performed on a disk drive when one is necessary. The higher the number, the faster the rebuild will occur (and the system I/O rate may be slower as a result).
Patrol Rate. Adjustable in percent from 0 to 100 to control the rate at which patrol reads will be
performed. Patrol read is a preventive procedure that monitors physical disks to find and resolve any potential problem that might cause disk failure. The higher the number, the faster the
patrol read will occur (and the system I/O rate may be slower as a result).
Background Initialization (BGI) Rate. Adjustable in percent from 0 to 100 to control the rate
at which virtual disks are initialized "in the background." Background initialization makes the
virtual disk immediately available for use, even while the initialization is occurring. The higher
the number, the faster the initialization will occur (and the system I/O rate may be slower as a
result).
Check Consistency Rate. Adjustable in percent from 0 to 100 to control the rate at which a
consistency check is done. A consistency check scans the consistency data on a fault tolerant
virtual disk to determine if the data has become corrupted. The higher the number, the faster
the consistency check is done (and the system I/O rate may be slower as a result).
Reconstruction Rate. Adjustable in percent from 0 to 100 to control the rate at which reconstruction of a virtual disk occurs. The higher the number, the faster the reconstruction will occur
(and the system I/O rate may be slower as a result).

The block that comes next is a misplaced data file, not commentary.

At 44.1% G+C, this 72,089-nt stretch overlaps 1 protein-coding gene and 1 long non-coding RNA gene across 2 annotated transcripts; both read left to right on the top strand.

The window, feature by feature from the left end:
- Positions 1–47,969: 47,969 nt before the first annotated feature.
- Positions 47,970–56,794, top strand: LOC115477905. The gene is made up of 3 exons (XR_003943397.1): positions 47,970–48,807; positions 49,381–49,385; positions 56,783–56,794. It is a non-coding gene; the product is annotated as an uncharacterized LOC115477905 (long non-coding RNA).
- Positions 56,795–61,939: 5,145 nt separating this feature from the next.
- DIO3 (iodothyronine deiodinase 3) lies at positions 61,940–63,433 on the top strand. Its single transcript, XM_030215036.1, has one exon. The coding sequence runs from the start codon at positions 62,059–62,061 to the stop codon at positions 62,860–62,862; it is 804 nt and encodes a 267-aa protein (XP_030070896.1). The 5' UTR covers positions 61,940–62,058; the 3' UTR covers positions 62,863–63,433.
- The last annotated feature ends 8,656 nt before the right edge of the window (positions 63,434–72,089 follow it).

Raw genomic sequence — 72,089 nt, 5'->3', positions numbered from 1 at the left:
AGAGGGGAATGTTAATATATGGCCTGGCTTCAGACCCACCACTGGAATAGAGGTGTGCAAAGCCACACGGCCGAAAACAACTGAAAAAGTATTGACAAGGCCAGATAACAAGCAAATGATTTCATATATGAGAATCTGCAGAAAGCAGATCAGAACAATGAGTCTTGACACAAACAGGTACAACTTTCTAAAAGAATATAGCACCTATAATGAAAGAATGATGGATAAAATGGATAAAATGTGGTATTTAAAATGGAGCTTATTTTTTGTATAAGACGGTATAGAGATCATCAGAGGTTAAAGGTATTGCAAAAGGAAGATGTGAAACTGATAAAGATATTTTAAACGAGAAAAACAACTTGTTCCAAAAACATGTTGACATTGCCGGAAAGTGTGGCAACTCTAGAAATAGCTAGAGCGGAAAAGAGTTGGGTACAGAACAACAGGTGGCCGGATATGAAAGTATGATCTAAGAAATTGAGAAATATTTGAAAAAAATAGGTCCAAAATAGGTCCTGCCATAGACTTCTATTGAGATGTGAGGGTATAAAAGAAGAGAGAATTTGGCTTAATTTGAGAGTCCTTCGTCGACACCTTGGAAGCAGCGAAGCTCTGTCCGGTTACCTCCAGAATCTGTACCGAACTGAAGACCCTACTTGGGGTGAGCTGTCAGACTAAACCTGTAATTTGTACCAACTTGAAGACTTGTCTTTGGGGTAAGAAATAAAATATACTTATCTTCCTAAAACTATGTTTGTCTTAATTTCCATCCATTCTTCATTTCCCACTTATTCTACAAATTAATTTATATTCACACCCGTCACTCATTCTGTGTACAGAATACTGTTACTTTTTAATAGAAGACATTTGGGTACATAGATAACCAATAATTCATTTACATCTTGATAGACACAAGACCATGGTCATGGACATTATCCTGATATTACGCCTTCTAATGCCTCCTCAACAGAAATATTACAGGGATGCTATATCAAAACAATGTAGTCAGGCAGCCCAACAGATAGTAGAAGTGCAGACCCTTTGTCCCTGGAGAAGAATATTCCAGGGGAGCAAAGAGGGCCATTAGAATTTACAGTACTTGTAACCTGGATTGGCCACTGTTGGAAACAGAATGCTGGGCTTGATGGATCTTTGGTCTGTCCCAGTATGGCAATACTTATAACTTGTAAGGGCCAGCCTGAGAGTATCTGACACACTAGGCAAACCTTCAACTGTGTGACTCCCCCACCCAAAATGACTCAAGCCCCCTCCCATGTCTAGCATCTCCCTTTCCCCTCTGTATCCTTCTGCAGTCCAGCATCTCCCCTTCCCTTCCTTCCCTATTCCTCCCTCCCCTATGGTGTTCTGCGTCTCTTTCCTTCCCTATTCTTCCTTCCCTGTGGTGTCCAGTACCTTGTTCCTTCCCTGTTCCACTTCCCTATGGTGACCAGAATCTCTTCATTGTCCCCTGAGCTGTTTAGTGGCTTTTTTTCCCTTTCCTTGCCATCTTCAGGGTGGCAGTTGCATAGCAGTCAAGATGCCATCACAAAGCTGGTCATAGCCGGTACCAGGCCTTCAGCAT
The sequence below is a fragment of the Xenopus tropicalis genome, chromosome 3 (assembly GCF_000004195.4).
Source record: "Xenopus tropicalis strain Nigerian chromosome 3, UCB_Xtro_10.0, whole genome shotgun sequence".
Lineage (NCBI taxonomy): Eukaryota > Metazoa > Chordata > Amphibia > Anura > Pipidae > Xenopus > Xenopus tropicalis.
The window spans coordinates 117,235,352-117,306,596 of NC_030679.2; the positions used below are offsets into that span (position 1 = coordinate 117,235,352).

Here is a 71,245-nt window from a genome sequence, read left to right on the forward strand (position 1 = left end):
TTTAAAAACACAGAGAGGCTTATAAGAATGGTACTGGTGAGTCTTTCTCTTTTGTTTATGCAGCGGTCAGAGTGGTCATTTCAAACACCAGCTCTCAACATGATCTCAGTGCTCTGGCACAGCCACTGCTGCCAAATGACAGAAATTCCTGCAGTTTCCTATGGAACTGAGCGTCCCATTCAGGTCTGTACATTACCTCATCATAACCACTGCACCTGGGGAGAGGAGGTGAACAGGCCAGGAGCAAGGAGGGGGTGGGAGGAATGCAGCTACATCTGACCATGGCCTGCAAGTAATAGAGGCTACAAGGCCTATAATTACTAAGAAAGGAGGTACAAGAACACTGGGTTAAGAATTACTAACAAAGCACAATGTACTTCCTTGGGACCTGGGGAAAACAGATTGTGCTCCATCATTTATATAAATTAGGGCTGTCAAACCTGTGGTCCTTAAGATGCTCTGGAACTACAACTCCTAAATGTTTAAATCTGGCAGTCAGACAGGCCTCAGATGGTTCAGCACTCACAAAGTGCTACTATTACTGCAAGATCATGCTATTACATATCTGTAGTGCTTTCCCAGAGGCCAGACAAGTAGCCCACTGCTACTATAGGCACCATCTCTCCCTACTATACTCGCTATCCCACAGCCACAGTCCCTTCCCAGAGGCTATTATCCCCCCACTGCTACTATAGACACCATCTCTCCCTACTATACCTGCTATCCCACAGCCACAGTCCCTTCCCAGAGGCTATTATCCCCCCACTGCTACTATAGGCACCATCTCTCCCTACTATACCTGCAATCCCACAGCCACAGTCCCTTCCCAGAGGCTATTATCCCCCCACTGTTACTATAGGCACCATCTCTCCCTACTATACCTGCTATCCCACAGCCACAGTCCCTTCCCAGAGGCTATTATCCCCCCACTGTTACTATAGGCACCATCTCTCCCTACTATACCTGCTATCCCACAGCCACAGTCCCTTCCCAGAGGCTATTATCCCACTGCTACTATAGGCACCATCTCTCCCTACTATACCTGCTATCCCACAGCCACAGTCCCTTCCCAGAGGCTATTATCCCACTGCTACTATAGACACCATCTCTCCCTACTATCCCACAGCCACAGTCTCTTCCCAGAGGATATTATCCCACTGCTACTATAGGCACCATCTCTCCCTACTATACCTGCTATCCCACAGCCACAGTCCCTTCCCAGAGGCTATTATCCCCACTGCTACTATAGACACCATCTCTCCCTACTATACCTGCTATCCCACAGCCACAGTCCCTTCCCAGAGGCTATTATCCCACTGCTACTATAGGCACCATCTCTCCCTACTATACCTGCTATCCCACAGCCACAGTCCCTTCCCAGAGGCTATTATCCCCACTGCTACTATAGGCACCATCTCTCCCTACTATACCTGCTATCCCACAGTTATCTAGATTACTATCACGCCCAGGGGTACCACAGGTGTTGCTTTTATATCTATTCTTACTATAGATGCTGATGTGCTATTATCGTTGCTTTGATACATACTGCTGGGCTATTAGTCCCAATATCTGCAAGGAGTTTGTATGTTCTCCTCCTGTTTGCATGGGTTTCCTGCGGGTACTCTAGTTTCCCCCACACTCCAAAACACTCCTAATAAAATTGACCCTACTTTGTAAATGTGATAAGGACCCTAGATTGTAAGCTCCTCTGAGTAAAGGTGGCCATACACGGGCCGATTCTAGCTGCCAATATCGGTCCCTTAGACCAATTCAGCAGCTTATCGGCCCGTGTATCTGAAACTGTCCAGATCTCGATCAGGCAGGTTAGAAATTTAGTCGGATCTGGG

Disks in arrays are distributed across all channels evenly for all tests. Disk caching was not
enabled per the factory default for SAS drives. Detailed system test configuration information
can be found in Appendix A. The test system was optimized for high throughputs. Disk arrays
can be initialized for many practical purposes. From a performance point of view it is not suggested to use the disk sub-system until Initialization or Background Initialization is complete. It
should also be noted that with larger capacity SATA disk arrays this initialization has been
measured in days and not hours.
The total physical I/O produced per each logical read and write request depending on the RAID
level are given in the table below. Although a logical read request results in one physical read,
a logical write request can result in many physical reads/writes depending on the RAID level
selected.
1 Logical Read
1 Logical Write
January 2009
RAID 0
RAID 5
RAID 6
RAID 10
1
1
1
1
Physical Read I/O
0
0
0
0
Physical Write I/O
0
2
3
0
Physical Read I/O
1
2
3
2
Physical Write I/O
5
PERC 6 PERFORMANCE ANALYSIS
The PERC 6 supports RAID levels 0, 1, 5, 6, 10, 50, and 60. Again, when deciding which level
is right for a particular workload – storage capacity and data reliability must be weighed against